Florence Shapiro

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Florence Shapiro
FlorenceShapiro.jpg
Member of the Texas Senate
from the 8th district
In office
1995–2013
Preceded by O.H. "Ike" Harris
Succeeded by Ken Paxton
Member of the Texas Senate
from the 2nd district
In office
1993–1995
Preceded by Ted Lyon
Succeeded by David Cain
Personal details
Born Florence Donald
(1948-05-02) May 2, 1948 (age 66)
New York City, New York, USA
Nationality American
Political party Republican
Spouse(s) Howard Shapiro
Residence Plano, Collin County, Texas
Alma mater B.S., University of Texas at Austin
Profession Advertising executive
Religion Judaism[1][2][3][4]

Florence Donald Shapiro (born May 2, 1948[5]) is an American politician from Texas, a Republican former member of the Texas Senate. From 1993 to 1995, she represented the 2nd District and from 1995 to 2013, the 8th District, which includes several cities, towns, and other outlying areas of the Dallas–Fort Worth Metroplex.

Shapiro previously served as Senate State Affairs Committee chair and since 2003 has chaired the Senate Education Committee.[6] Her series of bills known as Ashley's Laws, which severely punishes sexual predators, quickly became national benchmarks in the fight against sex offenders. Shapiro's work earned her the Texas Association Against Sexual Assault's "Champion for Social Change Award".[7] and the Children's Advocacy Centers of Texas's "Legislator of the Year Award" in 2008.[8]

President George W. Bush appointed her to serve on the Honorary Delegation to accompany him to Jerusalem for the celebration of the 60th anniversary of the State of Israel in May 2008.[9]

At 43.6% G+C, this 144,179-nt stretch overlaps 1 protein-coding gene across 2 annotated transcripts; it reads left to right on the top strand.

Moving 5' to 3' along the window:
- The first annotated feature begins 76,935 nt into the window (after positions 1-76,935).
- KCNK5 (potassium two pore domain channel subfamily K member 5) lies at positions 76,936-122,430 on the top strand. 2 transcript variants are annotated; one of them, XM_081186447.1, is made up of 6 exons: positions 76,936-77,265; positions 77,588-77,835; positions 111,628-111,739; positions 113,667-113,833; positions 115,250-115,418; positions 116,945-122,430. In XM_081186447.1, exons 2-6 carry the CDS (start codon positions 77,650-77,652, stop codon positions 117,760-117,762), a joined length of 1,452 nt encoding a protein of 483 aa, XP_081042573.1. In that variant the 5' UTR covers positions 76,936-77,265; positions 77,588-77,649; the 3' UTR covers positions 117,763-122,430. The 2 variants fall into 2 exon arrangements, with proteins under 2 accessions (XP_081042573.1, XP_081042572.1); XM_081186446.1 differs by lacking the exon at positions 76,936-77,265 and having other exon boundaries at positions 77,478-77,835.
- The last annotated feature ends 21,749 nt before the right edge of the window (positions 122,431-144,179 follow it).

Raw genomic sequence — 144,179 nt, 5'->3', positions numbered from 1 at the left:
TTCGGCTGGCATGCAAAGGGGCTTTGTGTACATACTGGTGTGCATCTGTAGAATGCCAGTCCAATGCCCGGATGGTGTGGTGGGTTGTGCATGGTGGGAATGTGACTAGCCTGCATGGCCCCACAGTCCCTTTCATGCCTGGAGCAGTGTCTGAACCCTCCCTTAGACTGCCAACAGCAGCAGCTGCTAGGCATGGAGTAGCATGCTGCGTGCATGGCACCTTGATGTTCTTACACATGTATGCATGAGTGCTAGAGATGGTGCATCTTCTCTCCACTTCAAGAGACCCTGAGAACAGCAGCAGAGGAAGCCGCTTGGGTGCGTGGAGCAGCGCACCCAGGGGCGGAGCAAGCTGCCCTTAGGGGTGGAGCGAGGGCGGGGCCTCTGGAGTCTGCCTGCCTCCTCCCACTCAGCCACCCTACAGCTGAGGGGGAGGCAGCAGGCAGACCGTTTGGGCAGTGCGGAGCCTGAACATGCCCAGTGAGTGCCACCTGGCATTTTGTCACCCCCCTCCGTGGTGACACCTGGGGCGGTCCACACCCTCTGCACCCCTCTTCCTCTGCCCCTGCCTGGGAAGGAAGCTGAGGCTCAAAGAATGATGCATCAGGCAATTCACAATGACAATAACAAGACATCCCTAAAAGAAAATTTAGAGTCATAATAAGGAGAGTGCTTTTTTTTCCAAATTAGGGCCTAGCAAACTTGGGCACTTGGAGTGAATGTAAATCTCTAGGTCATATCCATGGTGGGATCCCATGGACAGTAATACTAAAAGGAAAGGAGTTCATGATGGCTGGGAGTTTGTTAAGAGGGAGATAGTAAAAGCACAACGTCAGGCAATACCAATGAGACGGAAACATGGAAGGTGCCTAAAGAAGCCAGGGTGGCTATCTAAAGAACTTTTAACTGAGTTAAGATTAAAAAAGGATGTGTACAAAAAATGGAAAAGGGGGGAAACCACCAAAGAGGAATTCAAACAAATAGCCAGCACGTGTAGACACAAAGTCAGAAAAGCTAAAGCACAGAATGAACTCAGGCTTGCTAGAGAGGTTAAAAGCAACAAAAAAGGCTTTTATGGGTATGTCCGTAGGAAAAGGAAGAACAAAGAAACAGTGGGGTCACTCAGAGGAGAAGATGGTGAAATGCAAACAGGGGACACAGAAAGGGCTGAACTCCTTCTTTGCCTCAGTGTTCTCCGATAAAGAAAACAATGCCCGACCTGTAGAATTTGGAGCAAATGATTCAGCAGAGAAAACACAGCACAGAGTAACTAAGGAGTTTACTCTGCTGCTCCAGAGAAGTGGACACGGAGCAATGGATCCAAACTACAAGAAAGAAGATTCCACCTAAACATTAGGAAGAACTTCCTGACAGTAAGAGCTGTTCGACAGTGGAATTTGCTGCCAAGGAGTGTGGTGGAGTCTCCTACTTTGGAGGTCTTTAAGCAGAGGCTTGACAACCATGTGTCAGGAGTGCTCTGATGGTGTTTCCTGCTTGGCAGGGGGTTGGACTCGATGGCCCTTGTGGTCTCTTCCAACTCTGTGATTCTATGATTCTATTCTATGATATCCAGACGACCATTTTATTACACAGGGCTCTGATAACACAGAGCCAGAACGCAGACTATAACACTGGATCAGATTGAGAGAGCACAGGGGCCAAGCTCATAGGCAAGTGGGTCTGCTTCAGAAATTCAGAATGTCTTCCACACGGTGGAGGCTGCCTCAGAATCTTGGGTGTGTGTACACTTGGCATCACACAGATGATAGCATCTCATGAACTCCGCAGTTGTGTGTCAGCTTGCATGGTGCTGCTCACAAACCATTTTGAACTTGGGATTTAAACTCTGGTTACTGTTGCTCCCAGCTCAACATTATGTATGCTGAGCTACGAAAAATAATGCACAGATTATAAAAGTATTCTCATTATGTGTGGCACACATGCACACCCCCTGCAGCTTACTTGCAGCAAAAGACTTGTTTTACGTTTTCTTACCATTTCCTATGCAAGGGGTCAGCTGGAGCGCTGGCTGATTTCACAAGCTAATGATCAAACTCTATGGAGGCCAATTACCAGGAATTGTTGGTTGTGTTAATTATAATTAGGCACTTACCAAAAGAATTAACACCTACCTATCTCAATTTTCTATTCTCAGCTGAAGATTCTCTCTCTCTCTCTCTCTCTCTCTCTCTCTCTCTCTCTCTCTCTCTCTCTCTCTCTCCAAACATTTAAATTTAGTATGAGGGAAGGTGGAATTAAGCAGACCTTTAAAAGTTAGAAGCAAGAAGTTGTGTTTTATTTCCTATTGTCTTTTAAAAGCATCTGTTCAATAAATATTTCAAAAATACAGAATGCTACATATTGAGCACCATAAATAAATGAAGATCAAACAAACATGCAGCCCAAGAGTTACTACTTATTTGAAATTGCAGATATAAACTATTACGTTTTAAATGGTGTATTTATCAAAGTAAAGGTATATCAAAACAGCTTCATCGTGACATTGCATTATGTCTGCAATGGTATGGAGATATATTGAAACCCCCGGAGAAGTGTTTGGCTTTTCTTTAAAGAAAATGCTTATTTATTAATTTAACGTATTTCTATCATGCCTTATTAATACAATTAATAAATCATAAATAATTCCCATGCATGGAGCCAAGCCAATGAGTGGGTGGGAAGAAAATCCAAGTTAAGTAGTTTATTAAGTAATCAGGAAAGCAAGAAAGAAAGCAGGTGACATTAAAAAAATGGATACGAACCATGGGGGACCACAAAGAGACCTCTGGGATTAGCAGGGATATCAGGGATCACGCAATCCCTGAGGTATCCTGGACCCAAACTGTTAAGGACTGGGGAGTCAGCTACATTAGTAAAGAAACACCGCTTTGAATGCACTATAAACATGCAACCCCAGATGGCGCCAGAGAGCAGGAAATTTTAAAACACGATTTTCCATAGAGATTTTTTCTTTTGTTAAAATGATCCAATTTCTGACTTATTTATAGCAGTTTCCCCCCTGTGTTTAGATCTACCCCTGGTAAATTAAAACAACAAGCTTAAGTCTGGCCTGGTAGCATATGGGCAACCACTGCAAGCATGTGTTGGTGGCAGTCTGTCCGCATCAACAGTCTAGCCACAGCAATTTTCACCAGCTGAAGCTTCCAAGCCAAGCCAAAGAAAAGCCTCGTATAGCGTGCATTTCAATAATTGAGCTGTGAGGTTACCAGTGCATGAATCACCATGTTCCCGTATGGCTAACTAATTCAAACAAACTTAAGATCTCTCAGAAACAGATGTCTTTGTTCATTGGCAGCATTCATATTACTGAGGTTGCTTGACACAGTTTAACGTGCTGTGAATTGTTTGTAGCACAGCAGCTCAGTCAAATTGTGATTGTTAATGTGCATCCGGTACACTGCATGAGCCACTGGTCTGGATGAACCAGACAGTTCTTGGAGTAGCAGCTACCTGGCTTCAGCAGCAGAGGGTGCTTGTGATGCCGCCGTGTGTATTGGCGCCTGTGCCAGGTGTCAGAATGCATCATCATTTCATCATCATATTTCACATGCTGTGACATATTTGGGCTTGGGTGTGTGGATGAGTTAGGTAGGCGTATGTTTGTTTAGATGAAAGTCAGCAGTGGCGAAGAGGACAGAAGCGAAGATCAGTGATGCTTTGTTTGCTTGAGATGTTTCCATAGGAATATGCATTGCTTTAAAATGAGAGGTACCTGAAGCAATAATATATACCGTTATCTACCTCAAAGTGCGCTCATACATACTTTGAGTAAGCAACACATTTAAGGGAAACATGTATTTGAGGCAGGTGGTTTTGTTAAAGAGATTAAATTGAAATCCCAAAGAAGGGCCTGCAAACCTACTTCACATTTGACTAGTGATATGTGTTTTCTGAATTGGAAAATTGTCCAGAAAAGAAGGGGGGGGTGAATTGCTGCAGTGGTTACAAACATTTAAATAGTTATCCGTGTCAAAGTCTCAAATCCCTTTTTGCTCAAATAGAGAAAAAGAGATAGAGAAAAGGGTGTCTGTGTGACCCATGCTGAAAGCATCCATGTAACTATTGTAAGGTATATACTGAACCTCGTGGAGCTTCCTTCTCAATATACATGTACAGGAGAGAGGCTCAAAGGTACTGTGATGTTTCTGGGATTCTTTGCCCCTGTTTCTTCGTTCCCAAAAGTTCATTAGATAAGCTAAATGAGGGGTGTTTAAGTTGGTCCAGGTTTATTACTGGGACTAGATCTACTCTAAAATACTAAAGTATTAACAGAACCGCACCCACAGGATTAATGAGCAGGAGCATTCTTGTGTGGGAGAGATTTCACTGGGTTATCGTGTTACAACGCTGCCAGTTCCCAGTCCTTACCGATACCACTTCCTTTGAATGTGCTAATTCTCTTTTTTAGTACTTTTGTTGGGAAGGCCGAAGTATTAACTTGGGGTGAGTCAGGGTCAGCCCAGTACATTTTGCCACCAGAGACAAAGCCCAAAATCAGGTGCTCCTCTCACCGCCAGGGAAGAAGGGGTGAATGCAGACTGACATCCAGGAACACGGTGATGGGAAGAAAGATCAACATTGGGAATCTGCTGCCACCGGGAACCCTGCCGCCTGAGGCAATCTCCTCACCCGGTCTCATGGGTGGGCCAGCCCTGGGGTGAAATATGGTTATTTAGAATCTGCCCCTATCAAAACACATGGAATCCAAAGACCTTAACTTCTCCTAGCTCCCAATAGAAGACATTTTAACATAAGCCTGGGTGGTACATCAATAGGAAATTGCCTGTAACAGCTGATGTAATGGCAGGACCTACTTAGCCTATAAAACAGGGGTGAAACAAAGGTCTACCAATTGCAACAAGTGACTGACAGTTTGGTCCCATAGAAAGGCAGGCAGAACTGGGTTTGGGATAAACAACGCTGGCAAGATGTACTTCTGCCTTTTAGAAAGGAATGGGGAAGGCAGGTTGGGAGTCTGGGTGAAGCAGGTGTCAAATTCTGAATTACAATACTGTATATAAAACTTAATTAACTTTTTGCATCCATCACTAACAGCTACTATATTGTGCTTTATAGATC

Personal life[edit]

A first-generation American and the daughter of two Holocaust survivors,[10] Florence Shapiro was born in New York City.[11] After the family moved to Dallas, Texas, she attended and graduated from Hillcrest High School.[12] After high school, Shapiro matriculated to The University of Texas at Austin, the first in her family to attend college,[13] and graduated with a B.S. in secondary education.[11] Shapiro began her professional career as a public school English and speech teacher for the Richardson Independent School District in Richardson, Texas.[11] Shapiro also founded Shapiro & Company, an advertising, public relations and special events agency.[11] She lives in Plano, Texas with her husband Howard; they have three children, Lisa Strauss of Houston, Todd Shapiro of Frisco, Texas Plano, and Staci Rubin of Plano,[6] and 12 grandchildren.[13]

Political career[edit]

Local politics[edit]

Florence Shapiro entered politics after being elected to be a member of the Plano City Council, where she served six terms from 1979 to 1990.[11] Shapiro was subsequently elected Mayor of Plano and served from 1990 to 1992.[11] During this time, Shapiro was the President of the Texas Municipal League and the North Texas Council of Governments.[14]

Texas Senate[edit]

Florence Shapiro was first elected to the Texas Senate in 1992, after defeating Democratic incumbent Ted Lyon, serving since 1993.[15] In January 2005, she was elected President pro tempore of the State Senate, becoming second in the gubernatorial line of succession, behind the Lieutenant Governor of Texas.[11] She was the first senator from Collin County to serve in that position in more than forty years.[14] When both Governor Rick Perry and Lieutenant Governor David Dewhurst were out of the state on official business on April 9, 2005, Shapiro served as the Governor for a day, the sixth woman in Texas history to do so.[14]